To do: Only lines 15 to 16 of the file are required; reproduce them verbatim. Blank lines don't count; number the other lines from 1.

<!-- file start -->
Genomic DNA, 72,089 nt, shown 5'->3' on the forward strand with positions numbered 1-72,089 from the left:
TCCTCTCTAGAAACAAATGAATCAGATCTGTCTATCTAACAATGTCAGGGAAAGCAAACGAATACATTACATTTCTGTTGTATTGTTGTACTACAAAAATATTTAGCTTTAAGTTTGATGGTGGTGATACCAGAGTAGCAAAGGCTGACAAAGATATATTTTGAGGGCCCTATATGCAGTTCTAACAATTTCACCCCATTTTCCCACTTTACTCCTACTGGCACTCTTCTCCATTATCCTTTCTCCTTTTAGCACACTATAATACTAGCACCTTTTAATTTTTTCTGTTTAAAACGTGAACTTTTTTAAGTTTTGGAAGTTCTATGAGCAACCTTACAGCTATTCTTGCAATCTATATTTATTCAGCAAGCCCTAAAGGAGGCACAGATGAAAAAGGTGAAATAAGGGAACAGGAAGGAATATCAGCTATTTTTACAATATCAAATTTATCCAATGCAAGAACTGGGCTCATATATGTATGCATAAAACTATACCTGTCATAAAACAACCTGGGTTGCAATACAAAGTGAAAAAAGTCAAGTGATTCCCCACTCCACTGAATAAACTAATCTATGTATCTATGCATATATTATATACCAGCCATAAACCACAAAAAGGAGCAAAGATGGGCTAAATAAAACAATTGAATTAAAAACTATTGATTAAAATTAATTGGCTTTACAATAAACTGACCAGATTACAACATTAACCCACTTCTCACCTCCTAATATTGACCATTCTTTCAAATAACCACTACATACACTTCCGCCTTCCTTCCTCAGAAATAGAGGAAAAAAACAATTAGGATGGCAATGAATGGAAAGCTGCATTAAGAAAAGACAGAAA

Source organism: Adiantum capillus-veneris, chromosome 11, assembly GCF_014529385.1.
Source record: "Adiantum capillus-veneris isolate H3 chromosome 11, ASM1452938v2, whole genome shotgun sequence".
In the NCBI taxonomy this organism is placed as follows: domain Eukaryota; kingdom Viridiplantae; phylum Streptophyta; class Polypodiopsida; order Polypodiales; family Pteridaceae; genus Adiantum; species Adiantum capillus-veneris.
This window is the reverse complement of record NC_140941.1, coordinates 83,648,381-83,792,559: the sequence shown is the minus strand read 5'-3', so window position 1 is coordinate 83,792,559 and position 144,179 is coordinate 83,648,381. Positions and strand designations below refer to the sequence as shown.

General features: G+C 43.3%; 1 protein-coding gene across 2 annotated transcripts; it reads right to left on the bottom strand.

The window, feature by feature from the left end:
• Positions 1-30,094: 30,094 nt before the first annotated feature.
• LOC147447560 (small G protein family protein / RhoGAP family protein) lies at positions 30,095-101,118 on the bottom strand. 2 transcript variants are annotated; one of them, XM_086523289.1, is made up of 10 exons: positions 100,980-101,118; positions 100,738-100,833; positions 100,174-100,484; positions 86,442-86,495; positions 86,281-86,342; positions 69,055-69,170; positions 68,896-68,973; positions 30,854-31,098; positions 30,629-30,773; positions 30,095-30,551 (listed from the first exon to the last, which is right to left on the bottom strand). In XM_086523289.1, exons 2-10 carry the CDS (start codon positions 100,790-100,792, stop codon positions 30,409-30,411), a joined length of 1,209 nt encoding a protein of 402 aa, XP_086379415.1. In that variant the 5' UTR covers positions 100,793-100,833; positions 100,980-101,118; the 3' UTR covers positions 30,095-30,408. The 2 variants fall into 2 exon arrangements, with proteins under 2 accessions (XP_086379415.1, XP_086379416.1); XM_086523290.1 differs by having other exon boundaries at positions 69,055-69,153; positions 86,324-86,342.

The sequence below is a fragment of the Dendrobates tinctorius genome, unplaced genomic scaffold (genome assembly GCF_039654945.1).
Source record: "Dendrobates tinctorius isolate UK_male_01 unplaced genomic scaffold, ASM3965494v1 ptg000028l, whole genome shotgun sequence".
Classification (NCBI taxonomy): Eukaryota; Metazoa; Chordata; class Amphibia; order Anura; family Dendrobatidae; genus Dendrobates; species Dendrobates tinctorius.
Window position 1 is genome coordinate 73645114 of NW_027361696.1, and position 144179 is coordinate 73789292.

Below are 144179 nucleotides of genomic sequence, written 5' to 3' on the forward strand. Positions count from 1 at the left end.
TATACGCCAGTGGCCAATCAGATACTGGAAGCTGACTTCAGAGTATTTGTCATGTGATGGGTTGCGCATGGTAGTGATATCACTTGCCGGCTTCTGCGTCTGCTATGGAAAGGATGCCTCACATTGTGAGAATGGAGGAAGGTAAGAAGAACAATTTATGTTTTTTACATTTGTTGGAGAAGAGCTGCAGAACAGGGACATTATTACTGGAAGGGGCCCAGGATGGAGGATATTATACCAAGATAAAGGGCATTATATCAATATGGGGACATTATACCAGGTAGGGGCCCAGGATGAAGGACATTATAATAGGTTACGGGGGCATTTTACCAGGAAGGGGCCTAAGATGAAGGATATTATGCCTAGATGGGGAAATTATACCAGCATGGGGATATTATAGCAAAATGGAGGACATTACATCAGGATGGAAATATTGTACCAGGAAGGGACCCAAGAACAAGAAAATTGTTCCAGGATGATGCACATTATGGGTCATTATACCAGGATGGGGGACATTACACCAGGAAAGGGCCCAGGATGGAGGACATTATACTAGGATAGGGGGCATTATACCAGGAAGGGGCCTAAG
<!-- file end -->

Below are 144179 nucleotides of genomic sequence, written 5' to 3' on the forward strand. Positions count from 1 at the left end.
TATACGCCAGTGGCCAATCAGATACTGGAAGCTGACTTCAGAGTATTTGTCATGTGATGGGTTGCGCATGGTAGTGATATCACTTGCCGGCTTCTGCGTCTGCTATGGAAAGGATGCCTCACATTGTGAGAATGGAGGAAGGTAAGAAGAACAATTTATGTTTTTTACATTTGTTGGAGAAGAGCTGCAGAACAGGGACATTATTACTGGAAGGGGCCCAGGATGGAGGATATTATACCAAGATAAAGGGCATTATATCAATATGGGGACATTATACCAGGTAGGGGCCCAGGATGAAGGACATTATAATAGGTTACGGGGGCATTTTACCAGGAAGGGGCCTAAGATGAAGGATATTATGCCTAGATGGGGAAATTATACCAGCATGGGGATATTATAGCAAAATGGAGGACATTACATCAGGATGGAAATATTGTACCAGGAAGGGACCCAAGAACAAGAAAATTGTTCCAGGATGATGCACATTATGGGTCATTATACCAGGATGGGGGACATTACACCAGGAAAGGGCCCAGGATGGAGGACATTATACTAGGATAGGGGGCATTATACCAGGAAGGGGCCTAAG